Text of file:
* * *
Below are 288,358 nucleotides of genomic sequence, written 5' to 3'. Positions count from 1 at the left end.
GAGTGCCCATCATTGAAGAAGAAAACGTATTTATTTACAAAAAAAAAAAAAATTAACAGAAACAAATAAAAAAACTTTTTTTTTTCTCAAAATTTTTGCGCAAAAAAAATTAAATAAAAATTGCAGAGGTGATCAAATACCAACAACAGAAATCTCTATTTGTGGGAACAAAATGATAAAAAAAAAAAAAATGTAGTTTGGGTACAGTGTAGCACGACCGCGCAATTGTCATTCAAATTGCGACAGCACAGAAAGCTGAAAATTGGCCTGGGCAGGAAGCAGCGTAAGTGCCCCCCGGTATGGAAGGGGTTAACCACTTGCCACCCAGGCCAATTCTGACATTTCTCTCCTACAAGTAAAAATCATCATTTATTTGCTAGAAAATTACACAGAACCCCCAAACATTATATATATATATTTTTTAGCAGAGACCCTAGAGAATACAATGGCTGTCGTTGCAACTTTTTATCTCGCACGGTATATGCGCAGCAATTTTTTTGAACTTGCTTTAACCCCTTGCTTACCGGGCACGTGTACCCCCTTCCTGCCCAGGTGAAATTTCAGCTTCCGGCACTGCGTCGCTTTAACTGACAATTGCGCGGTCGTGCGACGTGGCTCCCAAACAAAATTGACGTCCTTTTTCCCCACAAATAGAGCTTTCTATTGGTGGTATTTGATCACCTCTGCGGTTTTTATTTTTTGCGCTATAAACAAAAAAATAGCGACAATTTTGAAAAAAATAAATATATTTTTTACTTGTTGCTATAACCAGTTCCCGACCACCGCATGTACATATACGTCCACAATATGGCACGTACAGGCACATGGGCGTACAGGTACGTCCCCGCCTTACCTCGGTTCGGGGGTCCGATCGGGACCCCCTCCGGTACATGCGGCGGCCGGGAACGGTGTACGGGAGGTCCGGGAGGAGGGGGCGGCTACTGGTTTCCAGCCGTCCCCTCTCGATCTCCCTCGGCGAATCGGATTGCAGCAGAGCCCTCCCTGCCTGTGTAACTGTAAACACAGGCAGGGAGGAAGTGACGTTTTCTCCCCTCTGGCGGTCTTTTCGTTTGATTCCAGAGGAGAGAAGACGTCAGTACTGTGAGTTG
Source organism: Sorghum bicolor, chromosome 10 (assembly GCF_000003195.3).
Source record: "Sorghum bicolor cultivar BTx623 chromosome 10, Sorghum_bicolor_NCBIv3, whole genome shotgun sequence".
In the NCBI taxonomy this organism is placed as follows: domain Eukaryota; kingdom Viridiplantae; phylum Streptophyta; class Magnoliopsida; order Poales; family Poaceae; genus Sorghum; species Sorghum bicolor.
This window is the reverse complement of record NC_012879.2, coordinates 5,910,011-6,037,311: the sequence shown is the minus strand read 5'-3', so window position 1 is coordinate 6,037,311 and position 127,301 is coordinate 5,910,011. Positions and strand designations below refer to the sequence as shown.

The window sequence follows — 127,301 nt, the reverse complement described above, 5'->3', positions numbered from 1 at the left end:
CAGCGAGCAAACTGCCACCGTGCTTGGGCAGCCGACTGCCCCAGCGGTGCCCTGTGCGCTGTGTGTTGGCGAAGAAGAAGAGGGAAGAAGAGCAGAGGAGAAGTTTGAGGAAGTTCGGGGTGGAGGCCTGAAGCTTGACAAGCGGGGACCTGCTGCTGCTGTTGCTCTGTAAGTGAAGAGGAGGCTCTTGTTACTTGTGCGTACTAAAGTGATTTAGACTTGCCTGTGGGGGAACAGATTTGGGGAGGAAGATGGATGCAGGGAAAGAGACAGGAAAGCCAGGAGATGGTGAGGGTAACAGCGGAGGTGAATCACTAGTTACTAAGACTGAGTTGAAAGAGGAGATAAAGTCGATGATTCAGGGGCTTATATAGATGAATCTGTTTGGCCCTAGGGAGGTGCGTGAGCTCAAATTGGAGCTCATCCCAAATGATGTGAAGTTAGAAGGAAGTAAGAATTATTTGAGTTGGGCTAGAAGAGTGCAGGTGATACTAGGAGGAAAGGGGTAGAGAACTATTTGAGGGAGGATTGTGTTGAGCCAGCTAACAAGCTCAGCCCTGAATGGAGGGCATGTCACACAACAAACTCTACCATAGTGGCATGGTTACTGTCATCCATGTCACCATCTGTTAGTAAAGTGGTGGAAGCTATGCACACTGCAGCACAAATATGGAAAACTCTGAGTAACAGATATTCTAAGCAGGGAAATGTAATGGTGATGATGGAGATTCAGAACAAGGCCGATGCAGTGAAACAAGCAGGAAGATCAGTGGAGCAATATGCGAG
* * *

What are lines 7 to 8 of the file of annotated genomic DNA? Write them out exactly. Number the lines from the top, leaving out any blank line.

The window sequence follows — 127,301 nt, the reverse complement described above, 5'->3', positions numbered from 1 at the left end:
CAGCGAGCAAACTGCCACCGTGCTTGGGCAGCCGACTGCCCCAGCGGTGCCCTGTGCGCTGTGTGTTGGCGAAGAAGAAGAGGGAAGAAGAGCAGAGGAGAAGTTTGAGGAAGTTCGGGGTGGAGGCCTGAAGCTTGACAAGCGGGGACCTGCTGCTGCTGTTGCTCTGTAAGTGAAGAGGAGGCTCTTGTTACTTGTGCGTACTAAAGTGATTTAGACTTGCCTGTGGGGGAACAGATTTGGGGAGGAAGATGGATGCAGGGAAAGAGACAGGAAAGCCAGGAGATGGTGAGGGTAACAGCGGAGGTGAATCACTAGTTACTAAGACTGAGTTGAAAGAGGAGATAAAGTCGATGATTCAGGGGCTTATATAGATGAATCTGTTTGGCCCTAGGGAGGTGCGTGAGCTCAAATTGGAGCTCATCCCAAATGATGTGAAGTTAGAAGGAAGTAAGAATTATTTGAGTTGGGCTAGAAGAGTGCAGGTGATACTAGGAGGAAAGGGGTAGAGAACTATTTGAGGGAGGATTGTGTTGAGCCAGCTAACAAGCTCAGCCCTGAATGGAGGGCATGTCACACAACAAACTCTACCATAGTGGCATGGTTACTGTCATCCATGTCACCATCTGTTAGTAAAGTGGTGGAAGCTATGCACACTGCAGCACAAATATGGAAAACTCTGAGTAACAGATATTCTAAGCAGGGAAATGTAATGGTGATGATGGAGATTCAGAACAAGGCCGATGCAGTGAAACAAGCAGGAAGATCAGTGGAGCAATATGCGAG